My Math Forum Simple Matrix(Matrices)

 Linear Algebra Linear Algebra Math Forum

August 8th, 2017, 01:21 AM   #1
Newbie

Joined: Aug 2017
From: uk

Posts: 1
Thanks: 0

Simple Matrix(Matrices)

Hey,

Never looked at Matrices before, but am preparing for the SATs.

Can someone help me with this question with a full explanation if possible?

Question attached.

Really appreciate it.
Attached Images
 Matrix 3x3 to 2x2..JPG (17.6 KB, 10 views)

Last edited by skipjack; August 8th, 2017 at 09:33 AM.

 August 8th, 2017, 03:43 AM #2 Global Moderator   Joined: Dec 2006 Posts: 19,502 Thanks: 1739 Assuming that the determinants of the matrices have to be equal, calculate the determinant of the first matrix; the result is zero. For the determinant of the second matrix to be zero, $x$ must satisfy $x^2 = 5 \times 4 = 20$, so $x = \pm\sqrt{20} = \pm4.47$ (approximately).
 August 8th, 2017, 04:09 AM #3 Math Team   Joined: Jan 2015 From: Alabama Posts: 3,261 Thanks: 894 The way this is stated, this is impossible! A 3 by 3 matrix is never equal to a 2 by 2 matrix. If, as skipjack suggests, these are determinants rather than matrices (in which case it should be "$\displaystyle \left|\begin{array}{ccc}2 & -1 & 4 \\ 3 & 0 & 5 \\ 4 & 1 & 6 \end{array}\right|= \left|\begin{array}{cc}x & 4 \\ 5 & x \end{array}\right|$", using vertical lines rather than parentheses) we can expand the determinant on the left by the middle column: -1(3*6- 5*4)+ 1(2*5- 4*3)= -1(-2)+ 1(-2)= 2- 2= 0. The determinant on the left is $\displaystyle x^2- 20$ so x must satisfy $\displaystyle x^2-20= 0$. Last edited by skipjack; August 8th, 2017 at 09:32 AM.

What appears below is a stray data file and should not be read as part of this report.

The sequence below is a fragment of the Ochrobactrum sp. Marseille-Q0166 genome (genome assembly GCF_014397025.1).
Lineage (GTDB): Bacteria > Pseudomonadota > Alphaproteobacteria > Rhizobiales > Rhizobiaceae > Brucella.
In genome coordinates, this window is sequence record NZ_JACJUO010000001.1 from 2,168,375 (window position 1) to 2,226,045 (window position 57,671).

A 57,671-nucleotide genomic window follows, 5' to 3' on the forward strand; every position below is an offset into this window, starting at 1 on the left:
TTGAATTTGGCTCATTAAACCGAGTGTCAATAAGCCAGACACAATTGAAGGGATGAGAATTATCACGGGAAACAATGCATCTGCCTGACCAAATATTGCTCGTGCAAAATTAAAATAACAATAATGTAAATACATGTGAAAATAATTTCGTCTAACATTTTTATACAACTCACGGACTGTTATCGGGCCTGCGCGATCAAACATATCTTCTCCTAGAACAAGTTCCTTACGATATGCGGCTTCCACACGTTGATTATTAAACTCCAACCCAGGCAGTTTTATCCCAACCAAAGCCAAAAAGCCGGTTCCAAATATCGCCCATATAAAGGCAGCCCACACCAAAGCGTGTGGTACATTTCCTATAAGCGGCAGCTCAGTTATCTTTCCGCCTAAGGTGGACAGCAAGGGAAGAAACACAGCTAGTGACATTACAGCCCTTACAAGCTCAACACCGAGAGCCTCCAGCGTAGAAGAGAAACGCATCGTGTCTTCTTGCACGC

Tags matrices, matrix, matrixmatrices, simple

 Thread Tools Display Modes Linear Mode

 Similar Threads Thread Thread Starter Forum Replies Last Post coolkiller Linear Algebra 2 January 22nd, 2014 01:33 AM matrixmath Linear Algebra 0 December 14th, 2012 04:36 AM maximus101 Algebra 0 March 14th, 2011 09:41 AM evant8950 Linear Algebra 2 February 1st, 2011 10:14 AM josh3light New Users 0 May 30th, 2009 09:49 AM

 Contact - Home - Forums - Cryptocurrency Forum - Top